This paper describes a numerical treatment (ring average) to relax the time step in finite-difference schemes when using spherical and cylindrical coordinates with axis singularities. The ring average is used to develop a high-resolution thermosphere–ionosphere coupled community model. The technique is a significant improvement in space weather modeling capability, and it can also be adapted to more general finite-difference solvers for hyperbolic equations in spherical and polar geometries.
Sean Elvidge, Humberto C. Godinez, and Matthew J. Angling
Geosci. Model Dev., 9, 2279–2292,Short summary
This paper presents the first known application of multi-model ensembles to the forecasting of the thermosphere. A multi-model ensemble (MME) is a method for combining different, independent models. The main advantage of using an MME is to reduce the effect of model errors and bias, since it is expected that the model errors will, at least partly, cancel. This paper shows that use of MMEs for forecasting thermospheric densities can reduce errors by 60 %.
A. Khalifa, M. Marchetti, L. Bouilloud, E. Martin, M. Bues, and K. Chancibaut
Geosci. Model Dev., 9, 547–565,Short summary
An experimental study was conducted to quantify the anthropic energy flux of traffic impact on RST in the winter season. It indicated an RST increase by 1 °C to 3 °C with respect to the absence of traffic. Additional work was undertaken so as to evaluate to which extent an accurate description of traffic might improve the TEB numerical model when dedicated to RST simulations. Two approaches to traffic integration in this model were detailed and tested.
K. Konstantinidis and T. Sarris
Geosci. Model Dev., 8, 2967–2975,Short summary
The 2nd & 3rd adiabatic invariants (in particular their proxies I & L*) are commonly used to characterize charged particle motion in a magnetic field. However care should be taken when calculating them, as the assumption of their conservation is not valid everywhere in the Earth’s magnetosphere. In this paper we compare calculations of I and L* using LANLstar, SPENVIS, IRBEM and a 3D particle tracer, and we map the areas in the Earth’s magnetosphere where I & L* can be assumed to be conserved.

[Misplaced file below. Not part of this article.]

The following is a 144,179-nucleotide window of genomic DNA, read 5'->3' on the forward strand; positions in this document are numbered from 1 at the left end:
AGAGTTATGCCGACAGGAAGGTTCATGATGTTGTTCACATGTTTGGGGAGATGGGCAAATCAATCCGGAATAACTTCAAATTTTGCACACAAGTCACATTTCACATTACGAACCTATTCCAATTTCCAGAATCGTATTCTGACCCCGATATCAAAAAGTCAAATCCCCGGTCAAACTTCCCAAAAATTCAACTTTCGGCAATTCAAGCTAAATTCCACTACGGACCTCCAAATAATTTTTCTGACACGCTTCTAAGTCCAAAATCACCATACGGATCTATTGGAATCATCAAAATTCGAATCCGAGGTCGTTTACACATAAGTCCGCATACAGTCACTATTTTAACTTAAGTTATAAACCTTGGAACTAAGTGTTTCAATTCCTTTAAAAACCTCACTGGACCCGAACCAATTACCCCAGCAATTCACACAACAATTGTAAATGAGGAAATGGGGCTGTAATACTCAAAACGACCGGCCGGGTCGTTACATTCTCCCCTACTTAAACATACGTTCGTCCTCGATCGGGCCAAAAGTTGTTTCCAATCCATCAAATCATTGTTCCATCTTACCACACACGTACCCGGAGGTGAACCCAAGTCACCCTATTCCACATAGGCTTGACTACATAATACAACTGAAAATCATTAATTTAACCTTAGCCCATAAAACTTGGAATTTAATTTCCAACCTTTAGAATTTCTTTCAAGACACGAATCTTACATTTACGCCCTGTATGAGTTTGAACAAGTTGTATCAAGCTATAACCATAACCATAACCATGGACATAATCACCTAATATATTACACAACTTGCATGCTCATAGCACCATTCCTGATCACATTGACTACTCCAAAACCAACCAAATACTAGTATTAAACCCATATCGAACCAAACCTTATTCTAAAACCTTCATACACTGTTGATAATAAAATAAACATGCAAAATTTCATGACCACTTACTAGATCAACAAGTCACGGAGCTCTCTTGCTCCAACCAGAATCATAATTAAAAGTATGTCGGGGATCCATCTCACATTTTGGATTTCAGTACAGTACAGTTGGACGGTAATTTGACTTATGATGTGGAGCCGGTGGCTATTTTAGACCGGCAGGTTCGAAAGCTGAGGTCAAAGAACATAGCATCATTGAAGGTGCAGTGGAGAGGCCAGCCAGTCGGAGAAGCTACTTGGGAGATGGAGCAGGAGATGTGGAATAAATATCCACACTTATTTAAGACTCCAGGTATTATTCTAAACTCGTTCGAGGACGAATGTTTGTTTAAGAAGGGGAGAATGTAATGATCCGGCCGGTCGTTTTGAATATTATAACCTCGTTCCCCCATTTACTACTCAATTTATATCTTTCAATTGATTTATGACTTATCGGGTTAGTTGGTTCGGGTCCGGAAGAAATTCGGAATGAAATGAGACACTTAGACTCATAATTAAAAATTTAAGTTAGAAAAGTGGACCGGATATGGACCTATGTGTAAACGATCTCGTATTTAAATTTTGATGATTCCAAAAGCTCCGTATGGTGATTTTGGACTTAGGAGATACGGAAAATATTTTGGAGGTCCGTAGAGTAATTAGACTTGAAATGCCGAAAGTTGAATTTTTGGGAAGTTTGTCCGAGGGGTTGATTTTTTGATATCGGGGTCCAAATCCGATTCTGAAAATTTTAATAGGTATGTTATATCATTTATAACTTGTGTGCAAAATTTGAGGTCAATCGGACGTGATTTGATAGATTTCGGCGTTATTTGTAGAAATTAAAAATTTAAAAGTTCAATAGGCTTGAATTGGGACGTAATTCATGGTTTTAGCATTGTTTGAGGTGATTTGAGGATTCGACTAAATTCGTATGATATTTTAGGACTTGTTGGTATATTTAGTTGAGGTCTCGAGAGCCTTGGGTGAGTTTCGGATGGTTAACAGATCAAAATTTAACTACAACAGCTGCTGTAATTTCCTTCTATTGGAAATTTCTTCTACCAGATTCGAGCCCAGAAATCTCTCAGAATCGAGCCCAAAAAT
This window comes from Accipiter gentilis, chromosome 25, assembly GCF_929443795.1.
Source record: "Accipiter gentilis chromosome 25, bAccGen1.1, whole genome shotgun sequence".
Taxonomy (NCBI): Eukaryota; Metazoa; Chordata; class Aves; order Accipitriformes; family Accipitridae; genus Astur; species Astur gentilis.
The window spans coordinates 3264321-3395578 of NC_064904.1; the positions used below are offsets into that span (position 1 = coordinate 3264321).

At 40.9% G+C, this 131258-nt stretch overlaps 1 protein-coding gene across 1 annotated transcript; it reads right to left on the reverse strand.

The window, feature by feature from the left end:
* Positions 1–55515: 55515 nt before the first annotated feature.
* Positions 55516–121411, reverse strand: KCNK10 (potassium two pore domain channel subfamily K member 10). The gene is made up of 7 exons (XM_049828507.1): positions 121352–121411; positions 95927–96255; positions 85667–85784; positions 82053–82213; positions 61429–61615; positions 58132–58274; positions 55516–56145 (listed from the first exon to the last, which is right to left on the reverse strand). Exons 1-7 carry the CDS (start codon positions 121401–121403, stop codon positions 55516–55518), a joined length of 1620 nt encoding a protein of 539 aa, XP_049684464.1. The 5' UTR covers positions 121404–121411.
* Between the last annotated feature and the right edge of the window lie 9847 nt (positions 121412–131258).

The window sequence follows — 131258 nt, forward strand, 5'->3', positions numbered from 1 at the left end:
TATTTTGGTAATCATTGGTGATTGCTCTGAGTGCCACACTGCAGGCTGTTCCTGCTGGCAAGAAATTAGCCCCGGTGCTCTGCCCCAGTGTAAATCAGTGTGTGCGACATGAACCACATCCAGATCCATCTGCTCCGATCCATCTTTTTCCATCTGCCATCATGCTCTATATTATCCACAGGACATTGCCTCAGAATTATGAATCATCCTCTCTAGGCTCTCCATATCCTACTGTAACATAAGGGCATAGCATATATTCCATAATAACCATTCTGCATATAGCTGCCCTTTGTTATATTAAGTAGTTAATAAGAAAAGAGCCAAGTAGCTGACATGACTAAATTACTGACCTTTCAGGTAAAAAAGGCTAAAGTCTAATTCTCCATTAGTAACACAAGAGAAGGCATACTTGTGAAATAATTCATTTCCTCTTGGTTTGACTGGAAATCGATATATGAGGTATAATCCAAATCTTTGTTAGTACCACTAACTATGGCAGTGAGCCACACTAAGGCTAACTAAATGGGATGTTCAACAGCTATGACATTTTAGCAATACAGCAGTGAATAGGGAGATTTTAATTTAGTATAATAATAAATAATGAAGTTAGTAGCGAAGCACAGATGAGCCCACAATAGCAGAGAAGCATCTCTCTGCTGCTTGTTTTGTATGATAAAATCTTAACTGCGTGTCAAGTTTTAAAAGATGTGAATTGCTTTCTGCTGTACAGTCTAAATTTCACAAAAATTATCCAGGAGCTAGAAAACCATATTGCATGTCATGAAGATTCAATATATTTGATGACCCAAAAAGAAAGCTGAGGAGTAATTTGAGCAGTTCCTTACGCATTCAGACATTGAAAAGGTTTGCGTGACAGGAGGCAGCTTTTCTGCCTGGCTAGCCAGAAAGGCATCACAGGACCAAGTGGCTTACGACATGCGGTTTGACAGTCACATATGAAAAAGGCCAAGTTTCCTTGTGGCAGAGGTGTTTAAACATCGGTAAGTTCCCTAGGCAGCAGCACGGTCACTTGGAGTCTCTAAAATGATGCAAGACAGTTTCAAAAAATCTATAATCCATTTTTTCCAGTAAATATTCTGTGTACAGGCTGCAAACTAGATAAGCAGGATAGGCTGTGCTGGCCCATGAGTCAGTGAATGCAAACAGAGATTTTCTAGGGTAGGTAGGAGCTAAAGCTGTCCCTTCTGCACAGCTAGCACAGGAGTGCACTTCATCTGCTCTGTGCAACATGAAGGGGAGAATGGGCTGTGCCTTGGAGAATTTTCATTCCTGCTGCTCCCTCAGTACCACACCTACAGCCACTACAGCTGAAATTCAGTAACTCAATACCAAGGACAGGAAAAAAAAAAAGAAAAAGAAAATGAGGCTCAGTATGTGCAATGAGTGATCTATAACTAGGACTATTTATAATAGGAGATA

J. A. Ruiz-Arias, J. Dudhia, and C. A. Gueymard
Geosci. Model Dev., 7, 1159–1174,
D. T. Welling, J. Koller, and E. Camporeale
Geosci. Model Dev., 5, 277–287,
J. Koller and S. Zaharia
Geosci. Model Dev., 4, 669–675,
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A new full 3-D time-dependent model, based on SOCOL-AERv2, of beryllium atmospheric production, transport, and deposition has been developed and validated using directly measured data. The model is recommended to be used in studies related to, e.g., atmospheric dynamical patterns, extreme solar particle storms, long-term solar activity reconstruction from cosmogenic proxy data, and solar–terrestrial relations.
A new full 3-D time-dependent model, based on SOCOL-AERv2, of beryllium atmospheric production,...